Drive Your Own Car

My father taught me to drive when I was about thirteen.  Yeah, I know, it was illegal.  What are you going to do, arrest him?  There were kids younger than I driving mini bikes, snowmobiles, horses and farm equipment on the same roads.  He taught me many valuable lessons, one of which was to “drive your own car.”   That is to say, don’t necessarily be nice, don’t yield your right of way and never wave another vehicle to move when they don’t have the right of way.  You can leave a hole but never wave someone on.

The drivers around you have an expectation that you are going to operate your vehicle in an orderly and predictable fashion which maintains the natural flow of traffic.  Any time you yield your right of way, you not only introduce an unknown factor into the mix – the other driver who doesn’t have the right of way, but your expected action deviates from the natural flow and another driver who may not be paying attention can get caught off guard resulting in an accident.

My father also taught me to never follow a driver who has damage to the rear end of his vehicle for, chances are he performs erratic and unexpected behaviors which can cause accidents with drivers behind him.

There is an old joke about an elderly driver who gets pulled over for doing 35 in a 55.  She tells the officer that she has never had an accident in her life but a lot of drivers behind her have.  That joke demonstrates that a driver who is driving in an unexpected fashion can interrupt the natural and expected flow of traffic.

Here is a short video demonstrating the dangers of being nice or, as my father put it, “driving someone elses car.”

You can see me driving down the road while there is a line of stopped traffic on my left.  A grey van is looking to get out of a parking lot and the driver of a black SUV decides to be nice and most likely waves him out – not taking into account that I am coming from the other direction.  The driver in the grey van takes the word of the black SUV that it is safe to cut across when, it wasn’t.  You can see that she cuts right in front of me.  Luckily I wasn’t texting, eating, changing my clothes, putting on make up, talking on the phone or rifling through the glove box as I see so many other drivers do.  Because I was paying attention I was able to brake in time.  You can see that I also began to veer off the road a bit in anticipation of a crash.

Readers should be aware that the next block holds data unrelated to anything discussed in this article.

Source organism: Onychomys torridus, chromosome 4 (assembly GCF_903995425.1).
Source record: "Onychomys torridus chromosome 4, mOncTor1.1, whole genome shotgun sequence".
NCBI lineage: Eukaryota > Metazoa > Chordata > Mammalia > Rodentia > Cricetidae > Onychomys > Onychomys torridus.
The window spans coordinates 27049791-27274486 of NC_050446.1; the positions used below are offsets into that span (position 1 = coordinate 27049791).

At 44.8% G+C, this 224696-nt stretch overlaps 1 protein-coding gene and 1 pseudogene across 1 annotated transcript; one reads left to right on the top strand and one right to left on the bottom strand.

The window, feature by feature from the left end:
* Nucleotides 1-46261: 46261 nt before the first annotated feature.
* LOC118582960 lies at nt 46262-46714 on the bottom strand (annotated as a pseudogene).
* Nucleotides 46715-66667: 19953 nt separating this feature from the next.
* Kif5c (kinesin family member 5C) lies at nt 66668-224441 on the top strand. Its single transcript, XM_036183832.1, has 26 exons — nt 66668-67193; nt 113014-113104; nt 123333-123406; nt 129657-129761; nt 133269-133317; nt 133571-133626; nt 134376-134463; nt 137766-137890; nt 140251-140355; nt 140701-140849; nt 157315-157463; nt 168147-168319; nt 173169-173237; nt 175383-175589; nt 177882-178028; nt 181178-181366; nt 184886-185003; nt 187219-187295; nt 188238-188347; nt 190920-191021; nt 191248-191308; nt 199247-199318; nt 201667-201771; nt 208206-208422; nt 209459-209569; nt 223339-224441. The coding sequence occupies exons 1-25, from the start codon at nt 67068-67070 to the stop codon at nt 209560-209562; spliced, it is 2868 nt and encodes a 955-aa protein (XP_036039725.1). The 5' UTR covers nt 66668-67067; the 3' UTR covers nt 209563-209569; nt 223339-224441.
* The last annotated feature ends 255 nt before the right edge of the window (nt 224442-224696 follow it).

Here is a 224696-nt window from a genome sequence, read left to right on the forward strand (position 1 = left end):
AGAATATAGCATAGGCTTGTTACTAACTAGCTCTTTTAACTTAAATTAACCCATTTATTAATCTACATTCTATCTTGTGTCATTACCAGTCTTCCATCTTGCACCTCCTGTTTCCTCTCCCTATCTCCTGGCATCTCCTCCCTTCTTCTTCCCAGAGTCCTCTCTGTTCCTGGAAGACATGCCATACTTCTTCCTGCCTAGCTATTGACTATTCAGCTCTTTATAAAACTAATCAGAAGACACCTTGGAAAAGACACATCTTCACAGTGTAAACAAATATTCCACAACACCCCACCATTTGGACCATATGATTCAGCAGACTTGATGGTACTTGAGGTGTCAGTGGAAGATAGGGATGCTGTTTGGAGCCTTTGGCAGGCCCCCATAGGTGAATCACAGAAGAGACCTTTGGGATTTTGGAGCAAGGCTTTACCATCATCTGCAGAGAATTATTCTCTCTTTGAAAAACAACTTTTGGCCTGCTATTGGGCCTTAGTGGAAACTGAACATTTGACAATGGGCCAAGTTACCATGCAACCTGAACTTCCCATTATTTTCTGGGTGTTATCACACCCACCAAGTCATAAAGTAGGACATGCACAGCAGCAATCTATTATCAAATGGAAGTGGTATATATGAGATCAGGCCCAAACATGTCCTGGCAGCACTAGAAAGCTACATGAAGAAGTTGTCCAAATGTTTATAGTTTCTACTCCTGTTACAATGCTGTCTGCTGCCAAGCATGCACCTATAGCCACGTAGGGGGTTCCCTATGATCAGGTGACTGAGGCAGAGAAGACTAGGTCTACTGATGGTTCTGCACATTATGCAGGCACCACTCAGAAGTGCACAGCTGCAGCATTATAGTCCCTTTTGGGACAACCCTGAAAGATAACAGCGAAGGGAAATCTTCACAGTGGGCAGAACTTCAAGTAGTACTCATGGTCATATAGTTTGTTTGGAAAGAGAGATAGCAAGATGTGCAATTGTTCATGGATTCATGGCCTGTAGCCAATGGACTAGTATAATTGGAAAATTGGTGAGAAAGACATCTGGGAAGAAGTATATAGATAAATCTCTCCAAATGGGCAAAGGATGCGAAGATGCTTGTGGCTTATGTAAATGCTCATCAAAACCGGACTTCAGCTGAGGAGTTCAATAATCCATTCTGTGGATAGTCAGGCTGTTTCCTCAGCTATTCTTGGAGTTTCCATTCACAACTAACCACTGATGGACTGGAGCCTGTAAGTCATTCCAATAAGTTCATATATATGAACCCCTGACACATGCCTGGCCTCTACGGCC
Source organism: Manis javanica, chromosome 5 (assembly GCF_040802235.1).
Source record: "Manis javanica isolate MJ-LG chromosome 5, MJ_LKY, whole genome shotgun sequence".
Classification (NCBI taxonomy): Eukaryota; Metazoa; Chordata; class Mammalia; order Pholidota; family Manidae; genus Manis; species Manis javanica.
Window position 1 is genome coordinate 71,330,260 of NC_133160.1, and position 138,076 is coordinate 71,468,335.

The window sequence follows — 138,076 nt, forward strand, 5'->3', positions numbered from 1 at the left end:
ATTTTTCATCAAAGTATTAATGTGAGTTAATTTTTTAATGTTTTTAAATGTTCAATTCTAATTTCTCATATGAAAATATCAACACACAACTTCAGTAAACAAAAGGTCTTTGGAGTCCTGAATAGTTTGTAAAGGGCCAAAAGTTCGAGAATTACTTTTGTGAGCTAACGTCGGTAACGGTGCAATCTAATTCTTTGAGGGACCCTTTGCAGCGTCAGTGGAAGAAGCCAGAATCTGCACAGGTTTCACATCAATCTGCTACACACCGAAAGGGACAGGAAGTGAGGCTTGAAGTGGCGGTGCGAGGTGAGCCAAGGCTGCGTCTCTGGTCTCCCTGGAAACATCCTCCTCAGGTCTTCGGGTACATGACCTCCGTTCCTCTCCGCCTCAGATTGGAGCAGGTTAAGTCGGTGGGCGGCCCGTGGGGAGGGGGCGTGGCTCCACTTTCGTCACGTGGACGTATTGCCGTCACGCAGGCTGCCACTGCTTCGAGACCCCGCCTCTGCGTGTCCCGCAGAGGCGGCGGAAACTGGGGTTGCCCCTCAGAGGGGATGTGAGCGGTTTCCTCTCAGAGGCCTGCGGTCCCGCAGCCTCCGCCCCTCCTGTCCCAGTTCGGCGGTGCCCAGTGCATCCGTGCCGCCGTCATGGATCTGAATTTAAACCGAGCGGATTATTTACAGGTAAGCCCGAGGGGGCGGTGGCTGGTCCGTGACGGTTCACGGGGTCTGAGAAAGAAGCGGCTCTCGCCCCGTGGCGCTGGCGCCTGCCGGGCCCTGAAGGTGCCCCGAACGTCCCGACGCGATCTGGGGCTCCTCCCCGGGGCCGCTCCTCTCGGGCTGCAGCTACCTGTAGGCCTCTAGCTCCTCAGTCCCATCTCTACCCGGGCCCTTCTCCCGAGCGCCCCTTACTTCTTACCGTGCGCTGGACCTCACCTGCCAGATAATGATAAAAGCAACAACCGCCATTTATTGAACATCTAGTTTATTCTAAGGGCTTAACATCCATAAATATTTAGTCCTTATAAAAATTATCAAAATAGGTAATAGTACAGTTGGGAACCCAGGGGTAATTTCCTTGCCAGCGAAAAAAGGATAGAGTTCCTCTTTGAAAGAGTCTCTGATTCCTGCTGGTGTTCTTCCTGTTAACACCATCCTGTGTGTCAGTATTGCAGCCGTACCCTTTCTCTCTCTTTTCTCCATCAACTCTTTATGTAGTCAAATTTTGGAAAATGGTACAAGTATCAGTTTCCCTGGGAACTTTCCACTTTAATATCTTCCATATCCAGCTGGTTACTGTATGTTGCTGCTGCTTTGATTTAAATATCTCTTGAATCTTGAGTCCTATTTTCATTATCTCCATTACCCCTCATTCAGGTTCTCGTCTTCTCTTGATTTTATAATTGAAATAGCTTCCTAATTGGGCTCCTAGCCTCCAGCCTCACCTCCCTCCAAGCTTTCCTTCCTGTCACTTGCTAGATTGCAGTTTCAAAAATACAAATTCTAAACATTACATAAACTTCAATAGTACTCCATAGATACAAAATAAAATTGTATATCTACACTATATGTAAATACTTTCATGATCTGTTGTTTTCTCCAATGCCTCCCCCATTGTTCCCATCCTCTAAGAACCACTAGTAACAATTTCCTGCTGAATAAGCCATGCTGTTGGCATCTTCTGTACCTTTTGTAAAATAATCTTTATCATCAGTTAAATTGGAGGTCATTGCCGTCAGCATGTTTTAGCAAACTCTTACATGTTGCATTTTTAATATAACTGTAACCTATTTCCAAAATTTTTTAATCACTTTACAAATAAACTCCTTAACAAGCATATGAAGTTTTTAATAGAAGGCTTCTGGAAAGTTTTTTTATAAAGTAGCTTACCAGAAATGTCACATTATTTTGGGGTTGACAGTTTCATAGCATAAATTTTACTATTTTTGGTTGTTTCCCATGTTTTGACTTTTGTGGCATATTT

Further analysis of the video will reveal that if the black SUV waited, there were not many vehicles behind them and the grey van could have navigated themselves out of the parking lot all by themselves in their own time.

The lessons here are (1) never tell someone else how to drive their car with a wave for, chances are you can’t see what they see and you are only focused on being nice, not the ancillary drivers who don’t know what you are doing with someone else’s car.   (2) Never take the word of a nice driver that it is safe for you to move because they can only yield their right of way, not that of ancillary drivers.

If someone waves for you to pull out and another car hits you, whose fault is it?  The guy who hit you?  You for cutting in front of them?  Or the guy who told you it was safe to pull out?

Nice is different than good.  Be a good driver, not a nice one.


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